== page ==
For Geoff, it was also challenging. Although he was careful not to over-exert himself, his fast-walking pace meant that he was always near the rear of the pack, and therefore out in the searing heat longer than everyone else, with less recovery time than the others. There were a couple of extreme hills on this leg, and the combination of the longer distance (37.9kms), the temperature (39 degrees and 100% humidity) and the 12-15kg loads they were carrying on their backs, meant that he did not arrive at the deep jungle campsite until after nightfall.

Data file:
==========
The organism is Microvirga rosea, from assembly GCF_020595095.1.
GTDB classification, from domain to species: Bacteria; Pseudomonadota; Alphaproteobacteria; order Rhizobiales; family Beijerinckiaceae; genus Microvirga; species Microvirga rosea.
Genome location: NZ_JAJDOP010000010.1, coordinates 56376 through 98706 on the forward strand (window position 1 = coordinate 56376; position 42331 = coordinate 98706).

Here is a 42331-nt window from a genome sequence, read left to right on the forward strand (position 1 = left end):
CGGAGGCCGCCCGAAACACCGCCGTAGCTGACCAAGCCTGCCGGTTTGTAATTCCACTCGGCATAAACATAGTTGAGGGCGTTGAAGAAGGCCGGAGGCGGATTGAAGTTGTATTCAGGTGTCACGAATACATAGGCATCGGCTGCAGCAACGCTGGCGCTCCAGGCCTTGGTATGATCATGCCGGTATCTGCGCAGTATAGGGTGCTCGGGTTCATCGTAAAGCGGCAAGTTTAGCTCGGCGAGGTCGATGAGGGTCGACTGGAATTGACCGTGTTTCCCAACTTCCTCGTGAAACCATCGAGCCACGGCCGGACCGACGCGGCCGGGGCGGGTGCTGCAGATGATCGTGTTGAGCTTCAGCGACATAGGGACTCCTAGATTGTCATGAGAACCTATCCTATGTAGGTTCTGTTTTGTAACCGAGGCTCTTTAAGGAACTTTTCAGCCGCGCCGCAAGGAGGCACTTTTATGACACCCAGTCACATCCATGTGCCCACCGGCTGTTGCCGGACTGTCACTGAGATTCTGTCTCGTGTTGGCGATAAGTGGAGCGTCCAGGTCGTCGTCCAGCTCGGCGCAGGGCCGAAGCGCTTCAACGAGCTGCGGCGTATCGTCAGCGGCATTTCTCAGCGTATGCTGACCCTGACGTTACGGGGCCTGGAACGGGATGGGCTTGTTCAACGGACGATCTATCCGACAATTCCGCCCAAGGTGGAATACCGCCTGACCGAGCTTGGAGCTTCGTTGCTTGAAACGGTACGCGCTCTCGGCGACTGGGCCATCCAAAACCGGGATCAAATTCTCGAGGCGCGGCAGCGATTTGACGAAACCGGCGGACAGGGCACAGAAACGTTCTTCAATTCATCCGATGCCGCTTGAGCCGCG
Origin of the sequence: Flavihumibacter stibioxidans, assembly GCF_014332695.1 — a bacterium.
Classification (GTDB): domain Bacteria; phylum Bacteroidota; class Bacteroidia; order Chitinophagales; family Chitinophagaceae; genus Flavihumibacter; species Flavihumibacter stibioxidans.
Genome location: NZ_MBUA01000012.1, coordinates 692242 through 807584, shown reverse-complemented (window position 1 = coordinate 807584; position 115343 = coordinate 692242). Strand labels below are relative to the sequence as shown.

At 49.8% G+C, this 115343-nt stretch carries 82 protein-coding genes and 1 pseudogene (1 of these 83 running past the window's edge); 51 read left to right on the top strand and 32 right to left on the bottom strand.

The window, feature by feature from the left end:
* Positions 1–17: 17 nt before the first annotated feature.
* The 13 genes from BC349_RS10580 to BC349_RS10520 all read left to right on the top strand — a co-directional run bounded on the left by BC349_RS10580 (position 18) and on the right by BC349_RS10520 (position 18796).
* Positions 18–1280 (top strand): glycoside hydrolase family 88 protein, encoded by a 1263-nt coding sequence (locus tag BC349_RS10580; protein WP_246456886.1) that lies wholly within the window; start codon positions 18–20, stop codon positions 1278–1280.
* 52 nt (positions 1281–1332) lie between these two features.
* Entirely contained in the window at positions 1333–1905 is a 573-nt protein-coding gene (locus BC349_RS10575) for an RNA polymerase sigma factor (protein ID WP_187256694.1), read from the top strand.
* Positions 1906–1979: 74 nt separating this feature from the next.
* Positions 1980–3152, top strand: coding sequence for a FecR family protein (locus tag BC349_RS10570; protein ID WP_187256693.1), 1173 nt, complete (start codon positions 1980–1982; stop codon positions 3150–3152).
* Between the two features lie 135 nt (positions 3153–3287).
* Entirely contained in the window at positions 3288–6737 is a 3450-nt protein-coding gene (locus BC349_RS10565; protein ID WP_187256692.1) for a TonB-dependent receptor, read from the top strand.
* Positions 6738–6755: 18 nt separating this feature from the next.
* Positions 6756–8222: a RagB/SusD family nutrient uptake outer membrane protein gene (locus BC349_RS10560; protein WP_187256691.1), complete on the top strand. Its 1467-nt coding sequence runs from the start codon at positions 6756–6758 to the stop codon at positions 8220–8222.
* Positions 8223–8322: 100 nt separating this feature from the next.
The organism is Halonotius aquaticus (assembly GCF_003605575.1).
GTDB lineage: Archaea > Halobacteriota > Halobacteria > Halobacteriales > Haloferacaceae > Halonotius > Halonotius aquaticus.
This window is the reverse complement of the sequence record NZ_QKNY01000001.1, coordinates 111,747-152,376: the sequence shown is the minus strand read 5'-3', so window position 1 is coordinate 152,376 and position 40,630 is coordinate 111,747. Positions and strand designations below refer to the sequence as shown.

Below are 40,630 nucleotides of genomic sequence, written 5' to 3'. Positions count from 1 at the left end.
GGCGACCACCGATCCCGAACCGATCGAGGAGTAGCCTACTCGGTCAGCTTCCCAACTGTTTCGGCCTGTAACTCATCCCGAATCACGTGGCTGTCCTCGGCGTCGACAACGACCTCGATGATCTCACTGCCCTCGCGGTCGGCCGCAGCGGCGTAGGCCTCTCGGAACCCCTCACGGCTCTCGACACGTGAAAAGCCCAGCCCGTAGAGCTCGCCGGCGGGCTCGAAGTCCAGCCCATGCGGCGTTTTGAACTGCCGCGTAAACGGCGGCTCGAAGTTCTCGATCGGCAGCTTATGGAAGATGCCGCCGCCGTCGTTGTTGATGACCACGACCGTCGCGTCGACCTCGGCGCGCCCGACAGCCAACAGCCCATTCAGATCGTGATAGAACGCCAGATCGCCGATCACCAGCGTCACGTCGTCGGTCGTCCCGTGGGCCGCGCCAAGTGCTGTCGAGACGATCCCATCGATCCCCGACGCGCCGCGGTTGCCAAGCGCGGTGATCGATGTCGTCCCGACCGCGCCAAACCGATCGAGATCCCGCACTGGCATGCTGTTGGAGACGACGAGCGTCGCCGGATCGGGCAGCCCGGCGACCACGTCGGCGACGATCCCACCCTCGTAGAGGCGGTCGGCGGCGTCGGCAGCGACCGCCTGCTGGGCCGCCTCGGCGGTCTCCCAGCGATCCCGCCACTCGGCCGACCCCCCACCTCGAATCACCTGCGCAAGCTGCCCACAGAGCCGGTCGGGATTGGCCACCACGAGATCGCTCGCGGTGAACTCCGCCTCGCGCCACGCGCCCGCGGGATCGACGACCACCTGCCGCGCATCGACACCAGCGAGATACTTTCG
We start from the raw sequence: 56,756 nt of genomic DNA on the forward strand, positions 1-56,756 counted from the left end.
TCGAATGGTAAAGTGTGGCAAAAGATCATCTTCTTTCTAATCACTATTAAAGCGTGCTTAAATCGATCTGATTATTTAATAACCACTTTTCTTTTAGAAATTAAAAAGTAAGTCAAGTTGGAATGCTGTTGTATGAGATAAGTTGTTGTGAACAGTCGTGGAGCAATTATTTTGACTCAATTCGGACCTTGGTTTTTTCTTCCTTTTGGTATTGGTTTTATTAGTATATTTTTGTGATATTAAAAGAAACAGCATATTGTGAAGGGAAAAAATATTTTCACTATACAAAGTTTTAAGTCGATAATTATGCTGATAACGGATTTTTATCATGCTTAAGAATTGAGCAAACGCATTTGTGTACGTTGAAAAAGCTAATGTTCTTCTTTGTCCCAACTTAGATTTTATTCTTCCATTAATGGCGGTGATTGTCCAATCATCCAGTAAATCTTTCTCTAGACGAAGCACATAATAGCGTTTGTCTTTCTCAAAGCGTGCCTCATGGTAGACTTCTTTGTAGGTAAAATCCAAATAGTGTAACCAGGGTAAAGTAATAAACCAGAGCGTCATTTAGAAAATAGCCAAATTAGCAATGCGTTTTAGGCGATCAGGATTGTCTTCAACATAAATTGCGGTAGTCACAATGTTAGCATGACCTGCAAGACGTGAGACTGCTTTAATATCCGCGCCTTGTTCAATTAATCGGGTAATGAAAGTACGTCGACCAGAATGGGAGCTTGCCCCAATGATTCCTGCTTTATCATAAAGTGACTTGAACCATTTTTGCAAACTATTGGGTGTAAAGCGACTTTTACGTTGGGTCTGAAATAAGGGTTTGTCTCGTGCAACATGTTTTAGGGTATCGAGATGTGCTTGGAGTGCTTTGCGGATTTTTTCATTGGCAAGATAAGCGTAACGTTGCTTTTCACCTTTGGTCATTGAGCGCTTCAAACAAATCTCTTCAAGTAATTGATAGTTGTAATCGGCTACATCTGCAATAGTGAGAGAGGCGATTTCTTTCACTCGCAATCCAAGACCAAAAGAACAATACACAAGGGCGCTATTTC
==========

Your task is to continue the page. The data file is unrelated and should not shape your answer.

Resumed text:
“Day three took its toll on all the competitors, which we never really recovered from. It was intended to be a brutal reality check, and it sure was” he says.

The Kiwi and Aussie contingent

The Kiwi and Aussie contingent

By the end of day three, Sue was really struggling with extreme tiredness, when she arrived at camp, all she wanted to do was eat and crawl into her hammock. Geoff followed two hours later, exhausted and grateful for Sue’s help in finding a hammock site and preparing his freeze-dried meal.

“Usual routine by now – 1.5 hours’ sleep. Resting was good, but actual sleeping would have been better,” recalls Sue.

Day four arrived and Geoff knew he only had to put in one more supreme effort before his leg of the race was over. He was feeling a little more rested than Sue, and was worried about her draining energy.